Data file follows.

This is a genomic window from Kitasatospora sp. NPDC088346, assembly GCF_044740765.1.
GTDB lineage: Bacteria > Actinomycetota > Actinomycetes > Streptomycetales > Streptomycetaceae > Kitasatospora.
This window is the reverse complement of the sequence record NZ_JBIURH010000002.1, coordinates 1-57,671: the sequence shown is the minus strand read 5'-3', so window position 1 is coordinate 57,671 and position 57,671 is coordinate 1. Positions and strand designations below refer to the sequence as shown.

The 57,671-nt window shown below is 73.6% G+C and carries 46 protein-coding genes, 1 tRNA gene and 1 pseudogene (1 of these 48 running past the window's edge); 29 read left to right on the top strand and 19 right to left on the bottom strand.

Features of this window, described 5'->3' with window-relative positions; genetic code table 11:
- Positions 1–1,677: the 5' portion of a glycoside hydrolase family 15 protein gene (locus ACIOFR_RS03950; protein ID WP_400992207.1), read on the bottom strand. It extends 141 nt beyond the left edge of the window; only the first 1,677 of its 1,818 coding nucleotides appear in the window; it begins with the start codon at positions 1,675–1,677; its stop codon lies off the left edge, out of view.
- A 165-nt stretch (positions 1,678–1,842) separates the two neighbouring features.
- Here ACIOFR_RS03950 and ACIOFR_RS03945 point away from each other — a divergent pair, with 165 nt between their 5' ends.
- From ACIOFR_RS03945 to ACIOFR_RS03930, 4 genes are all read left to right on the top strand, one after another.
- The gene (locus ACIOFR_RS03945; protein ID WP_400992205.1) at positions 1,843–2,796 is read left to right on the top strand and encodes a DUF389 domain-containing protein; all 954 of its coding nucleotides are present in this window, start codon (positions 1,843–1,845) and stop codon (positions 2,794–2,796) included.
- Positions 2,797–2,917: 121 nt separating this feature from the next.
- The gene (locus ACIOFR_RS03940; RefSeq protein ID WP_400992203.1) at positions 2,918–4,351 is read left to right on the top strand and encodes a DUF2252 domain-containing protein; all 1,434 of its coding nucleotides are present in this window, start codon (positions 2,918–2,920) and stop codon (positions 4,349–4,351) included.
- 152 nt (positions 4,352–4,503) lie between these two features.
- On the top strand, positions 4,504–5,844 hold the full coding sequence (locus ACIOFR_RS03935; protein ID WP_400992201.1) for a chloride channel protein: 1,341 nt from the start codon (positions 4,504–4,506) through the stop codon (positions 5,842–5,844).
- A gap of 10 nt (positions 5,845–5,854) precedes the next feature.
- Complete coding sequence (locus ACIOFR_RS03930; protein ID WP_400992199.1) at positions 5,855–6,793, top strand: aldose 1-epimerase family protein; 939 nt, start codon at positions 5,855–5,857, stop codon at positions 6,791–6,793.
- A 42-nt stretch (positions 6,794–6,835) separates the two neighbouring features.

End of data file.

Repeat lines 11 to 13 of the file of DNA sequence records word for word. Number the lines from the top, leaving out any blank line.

- Positions 2,797–2,917: 121 nt separating this feature from the next.
- The gene (locus ACIOFR_RS03940; RefSeq protein ID WP_400992203.1) at positions 2,918–4,351 is read left to right on the top strand and encodes a DUF2252 domain-containing protein; all 1,434 of its coding nucleotides are present in this window, start codon (positions 2,918–2,920) and stop codon (positions 4,349–4,351) included.
- 152 nt (positions 4,352–4,503) lie between these two features.